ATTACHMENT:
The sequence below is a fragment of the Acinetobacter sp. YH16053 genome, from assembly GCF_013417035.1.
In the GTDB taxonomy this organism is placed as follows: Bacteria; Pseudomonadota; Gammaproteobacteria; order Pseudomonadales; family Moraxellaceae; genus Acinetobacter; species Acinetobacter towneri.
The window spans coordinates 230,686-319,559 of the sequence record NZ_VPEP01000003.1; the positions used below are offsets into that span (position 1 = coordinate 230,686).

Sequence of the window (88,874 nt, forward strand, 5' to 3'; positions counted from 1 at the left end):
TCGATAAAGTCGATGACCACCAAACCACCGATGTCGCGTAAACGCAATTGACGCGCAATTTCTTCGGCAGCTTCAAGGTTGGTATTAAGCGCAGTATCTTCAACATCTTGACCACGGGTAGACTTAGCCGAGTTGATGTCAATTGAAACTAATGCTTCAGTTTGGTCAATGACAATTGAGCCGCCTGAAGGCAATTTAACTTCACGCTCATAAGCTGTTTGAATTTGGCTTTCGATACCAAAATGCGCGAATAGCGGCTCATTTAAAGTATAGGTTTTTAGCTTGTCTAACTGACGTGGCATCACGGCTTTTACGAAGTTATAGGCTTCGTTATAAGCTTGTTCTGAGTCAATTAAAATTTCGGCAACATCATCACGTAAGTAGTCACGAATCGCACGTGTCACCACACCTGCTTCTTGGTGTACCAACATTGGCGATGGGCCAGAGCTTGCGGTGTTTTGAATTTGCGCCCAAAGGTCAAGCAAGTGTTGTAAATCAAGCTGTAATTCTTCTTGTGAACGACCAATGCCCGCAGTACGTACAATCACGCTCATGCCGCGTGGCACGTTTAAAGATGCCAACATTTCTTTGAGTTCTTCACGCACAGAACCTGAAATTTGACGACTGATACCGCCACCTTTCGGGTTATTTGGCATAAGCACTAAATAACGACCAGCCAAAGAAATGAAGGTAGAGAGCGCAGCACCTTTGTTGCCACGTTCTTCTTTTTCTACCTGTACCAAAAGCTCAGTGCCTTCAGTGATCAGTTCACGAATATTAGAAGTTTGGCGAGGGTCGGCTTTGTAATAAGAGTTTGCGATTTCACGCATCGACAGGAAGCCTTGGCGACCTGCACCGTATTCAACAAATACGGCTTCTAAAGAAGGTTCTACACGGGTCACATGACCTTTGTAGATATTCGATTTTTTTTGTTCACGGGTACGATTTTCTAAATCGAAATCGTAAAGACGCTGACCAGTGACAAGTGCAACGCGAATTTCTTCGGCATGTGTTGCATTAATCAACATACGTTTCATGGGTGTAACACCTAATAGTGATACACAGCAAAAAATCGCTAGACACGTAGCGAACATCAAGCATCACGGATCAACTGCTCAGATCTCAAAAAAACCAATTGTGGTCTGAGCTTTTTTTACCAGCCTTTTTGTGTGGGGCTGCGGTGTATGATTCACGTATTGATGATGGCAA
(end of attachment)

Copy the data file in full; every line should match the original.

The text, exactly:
The sequence below is a fragment of the Acinetobacter sp. YH16053 genome, from assembly GCF_013417035.1.
In the GTDB taxonomy this organism is placed as follows: Bacteria; Pseudomonadota; Gammaproteobacteria; order Pseudomonadales; family Moraxellaceae; genus Acinetobacter; species Acinetobacter towneri.
The window spans coordinates 230,686-319,559 of the sequence record NZ_VPEP01000003.1; the positions used below are offsets into that span (position 1 = coordinate 230,686).

Sequence of the window (88,874 nt, forward strand, 5' to 3'; positions counted from 1 at the left end):
TCGATAAAGTCGATGACCACCAAACCACCGATGTCGCGTAAACGCAATTGACGCGCAATTTCTTCGGCAGCTTCAAGGTTGGTATTAAGCGCAGTATCTTCAACATCTTGACCACGGGTAGACTTAGCCGAGTTGATGTCAATTGAAACTAATGCTTCAGTTTGGTCAATGACAATTGAGCCGCCTGAAGGCAATTTAACTTCACGCTCATAAGCTGTTTGAATTTGGCTTTCGATACCAAAATGCGCGAATAGCGGCTCATTTAAAGTATAGGTTTTTAGCTTGTCTAACTGACGTGGCATCACGGCTTTTACGAAGTTATAGGCTTCGTTATAAGCTTGTTCTGAGTCAATTAAAATTTCGGCAACATCATCACGTAAGTAGTCACGAATCGCACGTGTCACCACACCTGCTTCTTGGTGTACCAACATTGGCGATGGGCCAGAGCTTGCGGTGTTTTGAATTTGCGCCCAAAGGTCAAGCAAGTGTTGTAAATCAAGCTGTAATTCTTCTTGTGAACGACCAATGCCCGCAGTACGTACAATCACGCTCATGCCGCGTGGCACGTTTAAAGATGCCAACATTTCTTTGAGTTCTTCACGCACAGAACCTGAAATTTGACGACTGATACCGCCACCTTTCGGGTTATTTGGCATAAGCACTAAATAACGACCAGCCAAAGAAATGAAGGTAGAGAGCGCAGCACCTTTGTTGCCACGTTCTTCTTTTTCTACCTGTACCAAAAGCTCAGTGCCTTCAGTGATCAGTTCACGAATATTAGAAGTTTGGCGAGGGTCGGCTTTGTAATAAGAGTTTGCGATTTCACGCATCGACAGGAAGCCTTGGCGACCTGCACCGTATTCAACAAATACGGCTTCTAAAGAAGGTTCTACACGGGTCACATGACCTTTGTAGATATTCGATTTTTTTTGTTCACGGGTACGATTTTCTAAATCGAAATCGTAAAGACGCTGACCAGTGACAAGTGCAACGCGAATTTCTTCGGCATGTGTTGCATTAATCAACATACGTTTCATGGGTGTAACACCTAATAGTGATACACAGCAAAAAATCGCTAGACACGTAGCGAACATCAAGCATCACGGATCAACTGCTCAGATCTCAAAAAAACCAATTGTGGTCTGAGCTTTTTTTACCAGCCTTTTTGTGTGGGGCTGCGGTGTATGATTCACGTATTGATGATGGCAA